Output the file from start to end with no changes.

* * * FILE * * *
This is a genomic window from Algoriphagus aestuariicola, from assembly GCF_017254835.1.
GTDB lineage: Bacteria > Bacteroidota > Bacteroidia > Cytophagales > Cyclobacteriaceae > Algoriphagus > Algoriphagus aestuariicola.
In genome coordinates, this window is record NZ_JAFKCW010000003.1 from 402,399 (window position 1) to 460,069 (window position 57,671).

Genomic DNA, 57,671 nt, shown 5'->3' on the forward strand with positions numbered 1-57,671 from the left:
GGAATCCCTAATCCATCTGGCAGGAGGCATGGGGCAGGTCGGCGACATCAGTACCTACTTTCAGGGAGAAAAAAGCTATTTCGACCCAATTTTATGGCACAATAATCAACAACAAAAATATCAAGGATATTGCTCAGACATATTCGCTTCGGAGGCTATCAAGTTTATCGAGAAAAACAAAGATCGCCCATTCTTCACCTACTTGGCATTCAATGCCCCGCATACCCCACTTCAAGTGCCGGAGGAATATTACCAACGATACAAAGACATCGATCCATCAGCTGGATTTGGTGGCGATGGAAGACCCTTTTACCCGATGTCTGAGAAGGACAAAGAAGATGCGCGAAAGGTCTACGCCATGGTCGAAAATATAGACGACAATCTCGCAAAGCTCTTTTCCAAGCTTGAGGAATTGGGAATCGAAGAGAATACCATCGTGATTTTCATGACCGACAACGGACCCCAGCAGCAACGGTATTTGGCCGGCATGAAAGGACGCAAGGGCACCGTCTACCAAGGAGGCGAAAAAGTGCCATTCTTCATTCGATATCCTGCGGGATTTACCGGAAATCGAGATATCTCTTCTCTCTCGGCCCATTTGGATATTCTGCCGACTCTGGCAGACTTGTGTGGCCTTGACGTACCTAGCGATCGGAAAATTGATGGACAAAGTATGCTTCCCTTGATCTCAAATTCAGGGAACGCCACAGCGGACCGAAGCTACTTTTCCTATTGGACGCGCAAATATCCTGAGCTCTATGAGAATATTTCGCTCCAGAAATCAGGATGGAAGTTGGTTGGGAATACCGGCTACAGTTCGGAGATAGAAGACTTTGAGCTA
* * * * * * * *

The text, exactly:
This is a genomic window from Algoriphagus aestuariicola, from assembly GCF_017254835.1.
GTDB lineage: Bacteria > Bacteroidota > Bacteroidia > Cytophagales > Cyclobacteriaceae > Algoriphagus > Algoriphagus aestuariicola.
In genome coordinates, this window is record NZ_JAFKCW010000003.1 from 402,399 (window position 1) to 460,069 (window position 57,671).

Genomic DNA, 57,671 nt, shown 5'->3' on the forward strand with positions numbered 1-57,671 from the left:
GGAATCCCTAATCCATCTGGCAGGAGGCATGGGGCAGGTCGGCGACATCAGTACCTACTTTCAGGGAGAAAAAAGCTATTTCGACCCAATTTTATGGCACAATAATCAACAACAAAAATATCAAGGATATTGCTCAGACATATTCGCTTCGGAGGCTATCAAGTTTATCGAGAAAAACAAAGATCGCCCATTCTTCACCTACTTGGCATTCAATGCCCCGCATACCCCACTTCAAGTGCCGGAGGAATATTACCAACGATACAAAGACATCGATCCATCAGCTGGATTTGGTGGCGATGGAAGACCCTTTTACCCGATGTCTGAGAAGGACAAAGAAGATGCGCGAAAGGTCTACGCCATGGTCGAAAATATAGACGACAATCTCGCAAAGCTCTTTTCCAAGCTTGAGGAATTGGGAATCGAAGAGAATACCATCGTGATTTTCATGACCGACAACGGACCCCAGCAGCAACGGTATTTGGCCGGCATGAAAGGACGCAAGGGCACCGTCTACCAAGGAGGCGAAAAAGTGCCATTCTTCATTCGATATCCTGCGGGATTTACCGGAAATCGAGATATCTCTTCTCTCTCGGCCCATTTGGATATTCTGCCGACTCTGGCAGACTTGTGTGGCCTTGACGTACCTAGCGATCGGAAAATTGATGGACAAAGTATGCTTCCCTTGATCTCAAATTCAGGGAACGCCACAGCGGACCGAAGCTACTTTTCCTATTGGACGCGCAAATATCCTGAGCTCTATGAGAATATTTCGCTCCAGAAATCAGGATGGAAGTTGGTTGGGAATACCGGCTACAGTTCGGAGATAGAAGACTTTGAGCTA